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November 25, 1996

Do-Not-Resuscitate Orders: Is There Really Disparity by Diagnosis?

Author Affiliations

Sacramento, Calif

Arch Intern Med. 1996;156(21):2497. doi:10.1001/archinte.1996.00440200117015

In a seminal article, Wenger et al1 describe the epidemiology of do-not-resuscitate (DNR) orders in a nationally representative sample of 14 008 Medicare patients hospitalized with congestive heart failure, myocardial infarction, pneumonia, stroke, or hip fracture during 1981 to 1982 or 1985 to 1986. Their sample was well designed and their analytic methods were appropriate. They found important differences in the use of DNR orders related to gender, race, insurance status, and hospital characteristics. However, they did not adequately adjust for several factors that appropriately influence the use of DNR orders.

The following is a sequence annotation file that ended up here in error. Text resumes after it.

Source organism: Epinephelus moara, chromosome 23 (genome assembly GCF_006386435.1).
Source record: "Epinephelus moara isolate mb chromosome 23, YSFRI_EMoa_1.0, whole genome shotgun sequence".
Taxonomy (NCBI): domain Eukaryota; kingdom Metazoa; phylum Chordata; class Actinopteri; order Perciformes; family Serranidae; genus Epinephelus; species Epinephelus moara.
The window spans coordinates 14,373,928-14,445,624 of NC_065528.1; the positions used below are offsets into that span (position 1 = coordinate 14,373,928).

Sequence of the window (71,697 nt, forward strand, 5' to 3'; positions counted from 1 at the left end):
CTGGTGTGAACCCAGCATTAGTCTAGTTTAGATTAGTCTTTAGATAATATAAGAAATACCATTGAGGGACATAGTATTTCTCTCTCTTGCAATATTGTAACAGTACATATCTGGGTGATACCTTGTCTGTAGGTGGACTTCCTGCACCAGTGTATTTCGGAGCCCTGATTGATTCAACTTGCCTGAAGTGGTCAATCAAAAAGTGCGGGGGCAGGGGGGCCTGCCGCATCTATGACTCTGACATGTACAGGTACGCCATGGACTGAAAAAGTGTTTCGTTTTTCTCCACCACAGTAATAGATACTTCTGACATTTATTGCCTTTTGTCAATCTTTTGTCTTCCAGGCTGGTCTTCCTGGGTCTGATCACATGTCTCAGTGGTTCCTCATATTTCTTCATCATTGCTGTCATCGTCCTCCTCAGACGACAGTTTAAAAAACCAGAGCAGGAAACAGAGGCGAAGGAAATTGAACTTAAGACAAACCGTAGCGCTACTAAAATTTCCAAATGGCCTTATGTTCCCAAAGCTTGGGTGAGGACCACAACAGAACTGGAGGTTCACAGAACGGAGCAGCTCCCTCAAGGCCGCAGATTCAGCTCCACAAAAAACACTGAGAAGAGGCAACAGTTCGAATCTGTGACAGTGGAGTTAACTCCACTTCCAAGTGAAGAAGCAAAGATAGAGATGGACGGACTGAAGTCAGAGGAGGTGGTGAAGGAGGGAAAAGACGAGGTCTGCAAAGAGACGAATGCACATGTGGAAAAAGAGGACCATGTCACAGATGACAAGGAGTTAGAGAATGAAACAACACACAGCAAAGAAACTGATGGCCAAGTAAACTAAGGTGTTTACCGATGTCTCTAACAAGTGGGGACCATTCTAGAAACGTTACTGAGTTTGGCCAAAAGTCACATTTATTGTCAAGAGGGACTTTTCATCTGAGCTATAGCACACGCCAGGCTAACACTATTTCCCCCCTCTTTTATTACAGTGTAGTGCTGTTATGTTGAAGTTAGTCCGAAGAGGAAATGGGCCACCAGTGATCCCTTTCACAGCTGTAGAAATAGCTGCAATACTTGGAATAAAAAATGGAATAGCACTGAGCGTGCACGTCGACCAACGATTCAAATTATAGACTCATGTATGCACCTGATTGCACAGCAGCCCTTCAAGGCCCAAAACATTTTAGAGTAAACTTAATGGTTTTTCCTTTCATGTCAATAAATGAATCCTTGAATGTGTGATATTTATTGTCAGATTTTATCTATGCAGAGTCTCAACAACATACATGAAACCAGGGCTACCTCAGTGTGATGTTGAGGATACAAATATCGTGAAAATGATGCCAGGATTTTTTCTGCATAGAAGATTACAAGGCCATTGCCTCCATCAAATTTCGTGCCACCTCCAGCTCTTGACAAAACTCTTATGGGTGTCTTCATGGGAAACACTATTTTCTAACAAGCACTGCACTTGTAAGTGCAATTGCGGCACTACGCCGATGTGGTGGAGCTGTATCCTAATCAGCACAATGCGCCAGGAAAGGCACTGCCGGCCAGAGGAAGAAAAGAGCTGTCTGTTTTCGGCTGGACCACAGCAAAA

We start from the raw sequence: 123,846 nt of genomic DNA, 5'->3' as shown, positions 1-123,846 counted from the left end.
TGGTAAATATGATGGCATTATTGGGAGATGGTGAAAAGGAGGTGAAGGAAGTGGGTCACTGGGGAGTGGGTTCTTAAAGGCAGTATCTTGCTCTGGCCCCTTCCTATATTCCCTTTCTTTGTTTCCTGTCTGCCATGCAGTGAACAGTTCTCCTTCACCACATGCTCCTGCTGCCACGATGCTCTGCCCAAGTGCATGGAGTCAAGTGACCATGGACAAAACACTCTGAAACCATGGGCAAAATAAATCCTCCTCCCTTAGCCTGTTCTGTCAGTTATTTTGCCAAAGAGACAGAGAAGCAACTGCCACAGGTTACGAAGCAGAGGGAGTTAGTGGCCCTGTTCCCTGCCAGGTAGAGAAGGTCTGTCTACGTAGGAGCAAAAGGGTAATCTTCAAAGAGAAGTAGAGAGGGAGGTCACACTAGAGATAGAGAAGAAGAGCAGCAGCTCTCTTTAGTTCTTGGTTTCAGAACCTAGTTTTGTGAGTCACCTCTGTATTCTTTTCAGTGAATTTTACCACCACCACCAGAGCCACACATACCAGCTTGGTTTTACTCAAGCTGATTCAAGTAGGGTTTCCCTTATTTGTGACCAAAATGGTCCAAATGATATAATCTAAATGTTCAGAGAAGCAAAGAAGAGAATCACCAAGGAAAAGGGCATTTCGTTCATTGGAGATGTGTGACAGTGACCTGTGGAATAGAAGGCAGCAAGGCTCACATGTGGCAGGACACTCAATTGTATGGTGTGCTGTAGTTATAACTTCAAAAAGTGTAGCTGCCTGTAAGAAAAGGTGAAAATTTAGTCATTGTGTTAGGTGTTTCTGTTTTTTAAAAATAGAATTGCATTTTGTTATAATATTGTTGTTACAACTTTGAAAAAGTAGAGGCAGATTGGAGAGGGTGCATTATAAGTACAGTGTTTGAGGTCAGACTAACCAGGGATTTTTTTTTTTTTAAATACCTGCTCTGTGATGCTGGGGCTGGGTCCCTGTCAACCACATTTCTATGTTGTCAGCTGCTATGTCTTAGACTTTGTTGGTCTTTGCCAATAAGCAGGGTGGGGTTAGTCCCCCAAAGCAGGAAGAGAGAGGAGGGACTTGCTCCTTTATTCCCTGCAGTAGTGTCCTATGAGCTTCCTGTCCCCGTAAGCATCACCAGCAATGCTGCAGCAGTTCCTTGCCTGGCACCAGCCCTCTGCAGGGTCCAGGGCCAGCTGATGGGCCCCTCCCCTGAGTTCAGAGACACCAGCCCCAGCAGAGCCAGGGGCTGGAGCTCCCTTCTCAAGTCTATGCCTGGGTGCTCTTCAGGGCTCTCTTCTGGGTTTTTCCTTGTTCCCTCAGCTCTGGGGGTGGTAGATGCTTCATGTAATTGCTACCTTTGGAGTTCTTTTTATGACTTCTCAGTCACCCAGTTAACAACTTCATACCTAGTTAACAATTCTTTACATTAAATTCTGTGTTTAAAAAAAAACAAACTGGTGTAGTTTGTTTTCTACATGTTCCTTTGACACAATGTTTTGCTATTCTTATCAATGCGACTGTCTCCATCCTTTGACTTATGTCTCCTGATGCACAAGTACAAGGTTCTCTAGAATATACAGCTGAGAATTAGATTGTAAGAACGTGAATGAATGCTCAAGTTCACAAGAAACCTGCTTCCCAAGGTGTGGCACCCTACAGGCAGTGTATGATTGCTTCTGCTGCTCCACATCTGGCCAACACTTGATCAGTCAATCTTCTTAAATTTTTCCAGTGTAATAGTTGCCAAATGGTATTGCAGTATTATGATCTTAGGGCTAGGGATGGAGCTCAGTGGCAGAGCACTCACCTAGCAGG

Wenger and colleagues state that "the use of the DNR order should reflect patient preferences and the expected quality and quantity of a patient's life."1 However, they were unable to estimate "expected quality" of life after discharge. Dementia, ambulation, and incontinence at admission are certainly important predictors, but they do not capture changes in functional status during

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